5. Wow! What a bunch of wonderful ideas! And they are so simple that you wonder why you didn’t think of them yourself! Duh! Thanks so much for sharing!

  6. Thanks for the ideas on variations! Is the couching stitch thread usually smaller than the couched thread? Or is that something else that can be played around with for more variations – larger/smaller, different fiber, etc?

    1. Hi, Gail – you can play around with that, actually. You can work up all kinds of variations with the crouching thread and with the thread that’s being couched, to add interest and variety. It also depends on what type of stitching you’re doing. Crazy quilting, for example, opens up all kinds of possibilities, as does free style surface embroidery. I think the key is just trying out combinations to see what works and what fits whatever project you’re working on. That’s the fun thing about surface embroidery, isn’t it? The possibilities are practically endless!


  7. Thanks, Mary, You are profoundly appreciated by so many folks from all over the world! Your clear instructions, videos, techniques, tips, reviews, and dazzling projects for impeccable stitching are absolutely astonishing.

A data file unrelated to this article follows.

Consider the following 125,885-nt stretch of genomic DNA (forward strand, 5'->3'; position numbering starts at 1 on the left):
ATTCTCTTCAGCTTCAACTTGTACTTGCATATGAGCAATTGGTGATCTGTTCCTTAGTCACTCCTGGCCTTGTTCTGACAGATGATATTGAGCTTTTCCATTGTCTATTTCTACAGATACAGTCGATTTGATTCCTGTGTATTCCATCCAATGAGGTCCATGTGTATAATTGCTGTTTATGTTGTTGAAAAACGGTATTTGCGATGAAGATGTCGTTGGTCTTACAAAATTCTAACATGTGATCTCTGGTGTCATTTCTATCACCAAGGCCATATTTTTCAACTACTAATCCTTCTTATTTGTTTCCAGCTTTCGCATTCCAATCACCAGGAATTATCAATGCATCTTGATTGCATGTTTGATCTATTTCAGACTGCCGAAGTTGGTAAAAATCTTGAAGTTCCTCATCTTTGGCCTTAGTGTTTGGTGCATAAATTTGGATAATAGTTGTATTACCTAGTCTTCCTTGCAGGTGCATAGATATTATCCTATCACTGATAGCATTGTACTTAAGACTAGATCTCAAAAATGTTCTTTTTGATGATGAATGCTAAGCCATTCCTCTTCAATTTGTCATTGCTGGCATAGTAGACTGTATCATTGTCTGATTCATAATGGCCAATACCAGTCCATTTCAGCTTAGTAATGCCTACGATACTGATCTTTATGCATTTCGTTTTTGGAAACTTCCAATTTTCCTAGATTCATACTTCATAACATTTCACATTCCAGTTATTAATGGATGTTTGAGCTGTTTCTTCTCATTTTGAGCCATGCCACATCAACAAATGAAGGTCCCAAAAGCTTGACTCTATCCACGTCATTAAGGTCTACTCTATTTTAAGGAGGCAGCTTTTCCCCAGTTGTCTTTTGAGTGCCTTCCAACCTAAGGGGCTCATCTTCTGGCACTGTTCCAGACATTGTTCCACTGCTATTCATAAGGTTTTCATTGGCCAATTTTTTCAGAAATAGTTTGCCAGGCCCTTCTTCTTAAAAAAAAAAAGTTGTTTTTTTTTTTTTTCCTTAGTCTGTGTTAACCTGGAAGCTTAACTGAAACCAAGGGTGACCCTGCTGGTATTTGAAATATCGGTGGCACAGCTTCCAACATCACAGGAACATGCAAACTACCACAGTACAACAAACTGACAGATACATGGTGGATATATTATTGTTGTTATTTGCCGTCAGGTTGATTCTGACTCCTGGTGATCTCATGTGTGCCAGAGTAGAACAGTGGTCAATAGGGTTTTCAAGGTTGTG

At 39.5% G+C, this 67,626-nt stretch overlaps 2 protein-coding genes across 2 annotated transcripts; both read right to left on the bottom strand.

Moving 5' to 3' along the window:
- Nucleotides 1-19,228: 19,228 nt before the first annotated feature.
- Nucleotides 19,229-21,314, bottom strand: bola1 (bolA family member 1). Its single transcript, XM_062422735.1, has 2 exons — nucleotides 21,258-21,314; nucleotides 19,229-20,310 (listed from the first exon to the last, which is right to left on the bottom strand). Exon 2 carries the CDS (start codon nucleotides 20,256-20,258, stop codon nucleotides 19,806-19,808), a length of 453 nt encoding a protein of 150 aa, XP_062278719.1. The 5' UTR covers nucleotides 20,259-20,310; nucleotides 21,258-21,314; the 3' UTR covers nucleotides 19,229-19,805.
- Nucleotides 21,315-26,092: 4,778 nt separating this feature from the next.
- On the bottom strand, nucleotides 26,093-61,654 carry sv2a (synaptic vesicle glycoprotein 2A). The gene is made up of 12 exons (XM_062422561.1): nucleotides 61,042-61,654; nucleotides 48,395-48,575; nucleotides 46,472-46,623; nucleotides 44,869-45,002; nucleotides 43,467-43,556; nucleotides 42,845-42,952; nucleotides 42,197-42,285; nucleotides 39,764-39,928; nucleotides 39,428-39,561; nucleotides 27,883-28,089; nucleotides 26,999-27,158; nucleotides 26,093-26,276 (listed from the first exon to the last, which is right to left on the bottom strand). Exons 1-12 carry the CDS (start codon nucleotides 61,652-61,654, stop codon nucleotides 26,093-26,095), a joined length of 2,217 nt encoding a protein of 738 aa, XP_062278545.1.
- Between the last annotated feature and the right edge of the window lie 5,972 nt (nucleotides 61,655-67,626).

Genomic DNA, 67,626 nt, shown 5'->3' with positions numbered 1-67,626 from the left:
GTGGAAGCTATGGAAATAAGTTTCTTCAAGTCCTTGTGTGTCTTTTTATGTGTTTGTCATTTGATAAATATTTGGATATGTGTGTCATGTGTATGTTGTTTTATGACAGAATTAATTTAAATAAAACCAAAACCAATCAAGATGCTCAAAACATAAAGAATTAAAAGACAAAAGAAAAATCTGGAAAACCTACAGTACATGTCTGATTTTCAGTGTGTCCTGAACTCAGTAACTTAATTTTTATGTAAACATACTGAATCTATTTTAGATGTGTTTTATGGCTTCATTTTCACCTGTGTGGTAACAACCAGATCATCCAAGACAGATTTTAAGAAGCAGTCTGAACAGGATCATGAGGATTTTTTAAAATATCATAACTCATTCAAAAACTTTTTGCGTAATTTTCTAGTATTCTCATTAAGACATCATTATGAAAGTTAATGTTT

Your giving, helpful and caring heart is amazing and you greatly bless me every single day! You are the absolute best of the best!

  8. Wow! I never would have thought about blanket stitch or cross stitching for couching, but then my total lack of imagination is well documented. Thanks so much for these ideas. I’ll definitely bookmark this for future reference. I am glad to see you have “Stitch Play” as a tag so we can look them all up. This is very useful!

  9. That’s a clever way to do ribbon couching and one I didn’t think of. Thanks, for the suggestion. I found a picture of ribbon couching in one of the books that Mary recommends (The Embroider’s Handbook by Margie Bauer). Because of Mary’s blog, my passion for embroidery has been renewed.

  10. Mary,

    I was astounded with the second photo in “Stitch Play Index,” second photo of Couching.